How to Stop House Basement Water Seepage
Correct Site Drainage
Stopping water seepage into a basement may be possible. There are some things that can be done to try to eliminate the water from entering the basement. Dealing with a wet basement can be difficult since a dark cool basement can often lead to mold issues. A basement is a good place for storage since the temperature in a basement stays somewhat constant throughout the year. This is not the case, if water and mold are present. The water can result in a great deal of expense from property damage, repair, and possible health issues. Try following the steps of this article to identify and eliminate water seepage into a basement.
Step 1. Inspect the gutters and downspouts around the roof of the entire house. Drainage should flow freely into the gutters, down the downspouts and away from the perimeter of the house. If gutters are clogged, it will cause water to overflow resulting in large amounts of water to possibly be absorbed in the ground near the house. Downspouts should also be kept clear of debris. Use a hose or high pressure water to wash out the gutters and downspouts.
It is recommended to extend the downspout water exit points at least 4’ to 8’ away from the perimeter of the house. This can be done by getting downspout extensions or by adding a flexible non-perforated plastic pipe to the end of the existing downspout. The majority of homes with water seepage in the basement do not have long enough downspouts.
Step 2. Check the grading around the perimeter of the house. The grading should allow water to flow away from the house in every direction a minimum of 25 feet. The overall grading of the home site should promote drainage to flow towards the street, ditches, or open water storage areas such as a pond, lake, river, or stream. A good rule of thumb to use for grade is at least 1/4” fall per foot (2%). Provide a steeper grade if the site allows. Use a smart level or a string line with an inexpensive line bubble level (about $2) to verify the slope.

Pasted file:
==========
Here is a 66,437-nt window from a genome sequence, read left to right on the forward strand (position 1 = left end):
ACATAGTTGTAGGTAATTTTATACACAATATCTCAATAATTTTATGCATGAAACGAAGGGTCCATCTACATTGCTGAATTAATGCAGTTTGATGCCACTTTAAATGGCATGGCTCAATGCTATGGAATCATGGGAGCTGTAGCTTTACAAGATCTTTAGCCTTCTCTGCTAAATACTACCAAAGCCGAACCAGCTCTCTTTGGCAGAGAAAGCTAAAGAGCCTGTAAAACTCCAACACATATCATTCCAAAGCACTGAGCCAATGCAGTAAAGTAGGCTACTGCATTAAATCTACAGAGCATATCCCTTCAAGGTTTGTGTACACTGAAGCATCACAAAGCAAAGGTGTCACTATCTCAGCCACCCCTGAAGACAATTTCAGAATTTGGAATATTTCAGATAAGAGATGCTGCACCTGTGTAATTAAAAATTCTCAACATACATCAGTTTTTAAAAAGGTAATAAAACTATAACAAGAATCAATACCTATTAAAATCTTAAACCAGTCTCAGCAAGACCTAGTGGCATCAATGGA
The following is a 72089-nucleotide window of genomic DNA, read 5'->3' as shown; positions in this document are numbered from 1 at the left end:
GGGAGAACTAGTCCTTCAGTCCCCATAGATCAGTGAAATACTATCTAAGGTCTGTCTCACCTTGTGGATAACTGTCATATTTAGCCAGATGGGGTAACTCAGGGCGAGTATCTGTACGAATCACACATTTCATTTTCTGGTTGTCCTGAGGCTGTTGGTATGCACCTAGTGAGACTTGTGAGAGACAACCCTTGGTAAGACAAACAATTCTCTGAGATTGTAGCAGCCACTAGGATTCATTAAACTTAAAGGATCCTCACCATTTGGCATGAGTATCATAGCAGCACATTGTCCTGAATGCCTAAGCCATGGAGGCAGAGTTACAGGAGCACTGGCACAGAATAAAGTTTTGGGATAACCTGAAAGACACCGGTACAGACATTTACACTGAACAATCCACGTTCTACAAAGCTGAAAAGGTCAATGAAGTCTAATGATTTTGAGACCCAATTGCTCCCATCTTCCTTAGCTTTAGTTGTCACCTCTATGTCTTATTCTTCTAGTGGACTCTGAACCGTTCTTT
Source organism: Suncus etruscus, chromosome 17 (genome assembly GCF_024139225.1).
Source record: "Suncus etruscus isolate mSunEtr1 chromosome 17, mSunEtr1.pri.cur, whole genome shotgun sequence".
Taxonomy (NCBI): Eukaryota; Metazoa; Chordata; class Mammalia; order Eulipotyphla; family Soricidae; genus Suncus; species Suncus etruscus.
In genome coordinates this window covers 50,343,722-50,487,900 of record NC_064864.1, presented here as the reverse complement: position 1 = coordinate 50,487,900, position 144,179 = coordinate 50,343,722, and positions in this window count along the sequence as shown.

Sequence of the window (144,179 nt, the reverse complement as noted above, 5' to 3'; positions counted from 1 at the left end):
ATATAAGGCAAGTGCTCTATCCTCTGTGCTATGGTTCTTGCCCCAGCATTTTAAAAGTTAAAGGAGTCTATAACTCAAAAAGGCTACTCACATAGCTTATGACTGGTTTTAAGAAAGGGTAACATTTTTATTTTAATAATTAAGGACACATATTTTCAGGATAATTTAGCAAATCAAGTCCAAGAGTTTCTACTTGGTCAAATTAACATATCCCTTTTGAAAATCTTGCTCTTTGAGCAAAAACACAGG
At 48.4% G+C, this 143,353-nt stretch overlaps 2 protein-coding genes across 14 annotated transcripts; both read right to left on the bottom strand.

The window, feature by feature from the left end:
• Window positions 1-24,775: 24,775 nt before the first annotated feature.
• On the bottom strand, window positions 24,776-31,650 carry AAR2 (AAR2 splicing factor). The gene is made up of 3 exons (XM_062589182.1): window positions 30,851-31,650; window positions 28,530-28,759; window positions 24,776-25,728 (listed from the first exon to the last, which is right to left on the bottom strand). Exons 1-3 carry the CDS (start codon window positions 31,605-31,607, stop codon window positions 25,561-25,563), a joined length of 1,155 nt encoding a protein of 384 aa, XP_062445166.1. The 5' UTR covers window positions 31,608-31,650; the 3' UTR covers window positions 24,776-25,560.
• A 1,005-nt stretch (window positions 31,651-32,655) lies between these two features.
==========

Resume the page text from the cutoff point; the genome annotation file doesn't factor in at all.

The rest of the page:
Step 3. Provide a low permeability clay on the top 6” of the ground around the perimeter of the house. This type of clay resembles modeling clay and is known technically as fat clay or A-7-6 soil. The clay will help to allow the water to run off away from the building instead of being able to seep into the ground and into the basement.
Step 4. Look for open sources of surface water near the basement. Water that is allowed to pond near the home has the potential to become ground water and travel the path of least resistance to a lower point. The path of least resistance would likely be the basement. Determine if any of the areas that allow water to pond can be filled in or diverted with ditches or underground drainage away from the building.
Step 5. Investigate underground water. Well logs and drilling records can be looked at to see where the normal ground water elevation is located. Check with your State department of natural resources or the department that approved septic systems and ask for well records near your home. Also contact the city or county engineer’s office to find out what they know about groundwater in your area. Also look at storm sewer pipes, septic lines, sewer lines, and water lines. Try to see if the seepage that is entering the basement is water or waste water. Sometimes underground lines develop leaks and can cause leakage into a nearby basement. Dye can be put into the lines to see if it is the water that is entering the basement.
Step 6. Install a perimeter drain around the basement walls with a sump pump. Try the other steps first. If they do not resolve the issue you will have to install a drainage system around the outside of the basement. This step can be expensive, but will solve the issue unless the house was built in an area with a constant ground water elevation above the floor elevation of the basement. The drainage will then lead to a sump pump that can be used to mechanically pump the water away from the basement walls.
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